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Franz Waxman

Franz Waxman Composer

Objective, Burma!, film score

Performances: 2
Tracks: 26
Musicology (work in progress):
  • Objective, Burma!, film score
    Year: 1945
    • Main Title/Opening Scene/Briefing in an Hour
    • Take off-In the Plane
    • Jumping
    • Killing the Sentry/Getting Ready
    • Stop Firing/No Landing
    • Andante
    • Two Came Back/Hollis Is OK
    • Burmese Village/Jacob's Death/Burial/Retreat
    • Resting/Radio Gone
    • Missing the Plane/Waiting/Up the Hill/Williams' Death
    • At Night
    • Ivasion/Landing
    • Camp/Finale
    • Main Title-Opening Scene-Briefing in an Hour
    • Take Off-In the Plane
    • Jumping
    • Killing the Sentry-Getting Ready
    • Stop Firing-No Landing
    • Andante
    • Two Came Back-Hollis is OK
    • Burmese Village-Jacobs' Death-Burial-Retreat
    • Resting-Radio Gone
    • Missing the Plane-Waiting-Up the Hill-Williams' Death
    • At Night
    • Invasion-Landing
    • The Camp-Finale
Fans of composer Franz Waxman (1906 - 1967) rate his score to Objective, Burma! as one of the greatest in his 144 Hollywood scores. It is first-rate symphonic action music, mostly avoiding the lushness of the Hollywood sound through emphasis on woodwinds.

Waxman, born in Germany (his name originally was spelled "Wachsman"), began working in the United States in 1934 and composed steadily for Hollywood until his untimely death. He was nominated 12 times for Academy Awards (including a nomination for Objective, Burma!) and won twice.

With a story by Alvah Bessie (nominated for a writing Oscar) and directed by Raoul Walsh, Objective, Burma! is one of the most effective World War II action films, with tense, crisp storytelling. It focuses more on small unit action than the epic sweep of the worldwide conflict, and is one of numerous World War II-era films starring Australian action hero Errol Flynn.

In the film Flynn commands a few hundred paratroops who drop behind enemy lines into Burma—then a British colony overrun in large part by Japanese forces and now the country of Myanmar. The mission is to knock out some key radar installations.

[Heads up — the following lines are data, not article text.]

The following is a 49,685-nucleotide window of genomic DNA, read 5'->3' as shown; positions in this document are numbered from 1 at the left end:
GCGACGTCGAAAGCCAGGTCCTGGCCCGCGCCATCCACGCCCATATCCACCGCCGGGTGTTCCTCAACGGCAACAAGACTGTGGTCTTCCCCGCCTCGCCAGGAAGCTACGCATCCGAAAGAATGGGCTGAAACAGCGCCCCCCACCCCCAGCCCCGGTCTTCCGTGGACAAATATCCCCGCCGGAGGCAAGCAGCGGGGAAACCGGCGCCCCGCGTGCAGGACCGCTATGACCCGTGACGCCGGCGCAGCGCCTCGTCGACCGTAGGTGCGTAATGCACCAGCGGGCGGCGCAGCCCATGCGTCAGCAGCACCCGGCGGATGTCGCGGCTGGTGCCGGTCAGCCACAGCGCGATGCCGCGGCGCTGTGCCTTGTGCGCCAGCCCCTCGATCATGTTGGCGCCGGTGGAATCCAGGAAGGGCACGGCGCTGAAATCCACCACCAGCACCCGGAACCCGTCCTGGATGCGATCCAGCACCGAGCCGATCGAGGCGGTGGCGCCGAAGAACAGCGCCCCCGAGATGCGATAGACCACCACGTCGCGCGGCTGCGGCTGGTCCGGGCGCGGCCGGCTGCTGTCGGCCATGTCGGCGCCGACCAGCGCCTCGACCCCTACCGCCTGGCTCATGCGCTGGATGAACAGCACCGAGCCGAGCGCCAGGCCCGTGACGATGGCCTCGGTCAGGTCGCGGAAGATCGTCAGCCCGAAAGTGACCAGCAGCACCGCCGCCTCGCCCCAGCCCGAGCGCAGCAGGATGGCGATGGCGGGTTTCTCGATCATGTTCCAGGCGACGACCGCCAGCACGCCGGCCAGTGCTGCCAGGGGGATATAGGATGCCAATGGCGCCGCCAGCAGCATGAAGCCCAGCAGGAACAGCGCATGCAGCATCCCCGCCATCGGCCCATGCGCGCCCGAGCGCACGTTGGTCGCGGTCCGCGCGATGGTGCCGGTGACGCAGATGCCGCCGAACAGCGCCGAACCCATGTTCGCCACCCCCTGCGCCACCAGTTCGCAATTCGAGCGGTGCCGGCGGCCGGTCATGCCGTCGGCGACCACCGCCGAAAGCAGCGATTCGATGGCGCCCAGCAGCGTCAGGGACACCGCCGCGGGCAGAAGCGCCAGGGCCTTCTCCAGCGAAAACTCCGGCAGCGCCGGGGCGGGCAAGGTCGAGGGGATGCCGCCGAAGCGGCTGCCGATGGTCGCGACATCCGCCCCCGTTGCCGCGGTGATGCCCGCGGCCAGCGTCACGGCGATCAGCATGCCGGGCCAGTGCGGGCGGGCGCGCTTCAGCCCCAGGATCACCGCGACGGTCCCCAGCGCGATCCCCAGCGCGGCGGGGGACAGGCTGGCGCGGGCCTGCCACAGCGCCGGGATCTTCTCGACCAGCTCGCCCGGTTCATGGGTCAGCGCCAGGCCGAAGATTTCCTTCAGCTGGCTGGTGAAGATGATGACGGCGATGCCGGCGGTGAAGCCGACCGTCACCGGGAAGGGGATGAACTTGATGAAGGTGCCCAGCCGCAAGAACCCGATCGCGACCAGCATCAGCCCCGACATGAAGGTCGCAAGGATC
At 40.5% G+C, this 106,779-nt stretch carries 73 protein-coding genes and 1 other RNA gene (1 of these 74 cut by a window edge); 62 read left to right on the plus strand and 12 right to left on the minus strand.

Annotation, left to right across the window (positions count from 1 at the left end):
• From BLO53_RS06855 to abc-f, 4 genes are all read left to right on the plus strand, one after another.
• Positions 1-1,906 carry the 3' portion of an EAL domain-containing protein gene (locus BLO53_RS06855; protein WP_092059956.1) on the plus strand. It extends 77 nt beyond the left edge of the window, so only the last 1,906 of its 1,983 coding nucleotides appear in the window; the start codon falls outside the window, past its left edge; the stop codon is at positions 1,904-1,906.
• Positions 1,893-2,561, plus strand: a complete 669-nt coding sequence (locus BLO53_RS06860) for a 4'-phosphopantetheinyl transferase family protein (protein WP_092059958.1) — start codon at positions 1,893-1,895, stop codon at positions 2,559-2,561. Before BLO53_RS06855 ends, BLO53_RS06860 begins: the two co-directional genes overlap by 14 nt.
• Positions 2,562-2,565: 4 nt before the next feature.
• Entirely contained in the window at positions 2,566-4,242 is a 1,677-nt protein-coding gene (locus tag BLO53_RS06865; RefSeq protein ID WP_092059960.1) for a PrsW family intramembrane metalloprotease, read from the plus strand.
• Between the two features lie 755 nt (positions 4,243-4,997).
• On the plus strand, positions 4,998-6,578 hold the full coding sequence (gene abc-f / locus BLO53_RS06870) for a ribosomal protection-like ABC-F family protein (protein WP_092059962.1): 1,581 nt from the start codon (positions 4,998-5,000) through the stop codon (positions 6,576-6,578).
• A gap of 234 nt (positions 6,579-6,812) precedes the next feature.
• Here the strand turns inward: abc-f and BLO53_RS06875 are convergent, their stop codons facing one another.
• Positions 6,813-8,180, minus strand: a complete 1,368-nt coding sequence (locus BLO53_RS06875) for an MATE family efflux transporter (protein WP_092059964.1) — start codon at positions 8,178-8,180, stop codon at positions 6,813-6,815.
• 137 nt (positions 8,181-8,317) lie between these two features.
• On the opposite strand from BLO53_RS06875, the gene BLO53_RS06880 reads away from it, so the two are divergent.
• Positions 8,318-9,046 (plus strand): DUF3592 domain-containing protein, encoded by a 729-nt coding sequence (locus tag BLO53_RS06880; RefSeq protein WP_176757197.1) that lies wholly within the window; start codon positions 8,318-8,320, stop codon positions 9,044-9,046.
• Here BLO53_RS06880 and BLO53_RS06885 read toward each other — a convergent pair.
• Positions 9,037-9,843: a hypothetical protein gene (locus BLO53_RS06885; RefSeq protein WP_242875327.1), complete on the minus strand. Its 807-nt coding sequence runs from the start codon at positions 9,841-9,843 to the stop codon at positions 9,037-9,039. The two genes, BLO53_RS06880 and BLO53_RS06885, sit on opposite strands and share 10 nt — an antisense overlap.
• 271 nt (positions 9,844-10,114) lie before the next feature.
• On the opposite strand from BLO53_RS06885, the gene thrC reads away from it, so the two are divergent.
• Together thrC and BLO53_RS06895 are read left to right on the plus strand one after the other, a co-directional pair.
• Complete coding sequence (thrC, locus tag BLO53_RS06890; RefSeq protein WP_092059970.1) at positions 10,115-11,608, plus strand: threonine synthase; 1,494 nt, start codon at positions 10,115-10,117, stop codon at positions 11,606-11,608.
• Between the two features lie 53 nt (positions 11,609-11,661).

Nelson and his men must overcome horrendous difficulties before succeeding in their mission. First the hundreds of paratroops get scattered over a large area in the jungle—those who make it through the trees. Then they miss gathering at their intended rendezvous point and have to struggle to get to fall-back point. Many of them die when ambushed and tortured by the Japanese.

Errol Flynn in this film finally got to break through his almost comic-book leading roles as the brave officer who saves the war single-handedly. Critics today rate this as perhaps his best performances. A nuanced and understated role free of mock heroics, Flynn's Major Nelson leads troops facing realistic hardships: slogging through steaming swamps, constantly being hunted by Japanese troops, missing their rescuers, becoming more depressed as they weaken and lose buddies to snipers.

Ably assisted by his frequent orchestrator Leonid Rabb, Waxman created one of the best epic scores. The appearance of the title is stereotypically handled by the use of a large gong, and there is faint orientalism in the initial melody. But the film's true main theme arises in brilliant fashion: Waxman depicts the hundreds of parachutes scattering in many directions in zigzagging chromatic violin figurations. As some troopers make their rendezvous, these figures coalesce into the main theme.

At first it is jaunty, even cocky—a typical Hollywood epic sound is appropriate here. Later, though, the theme gets battered and broken as the men it symbolizes do, becoming deeply depressed in mood. Finally, it achieves its most noble statement while retaining its weariness but satisfied in the meeting of the mission's objective.

There are numerous suites and single-movement extracts of the score. The most popular individual number is "Parachute Drop," and the entire score is also available in a modern digital recording.

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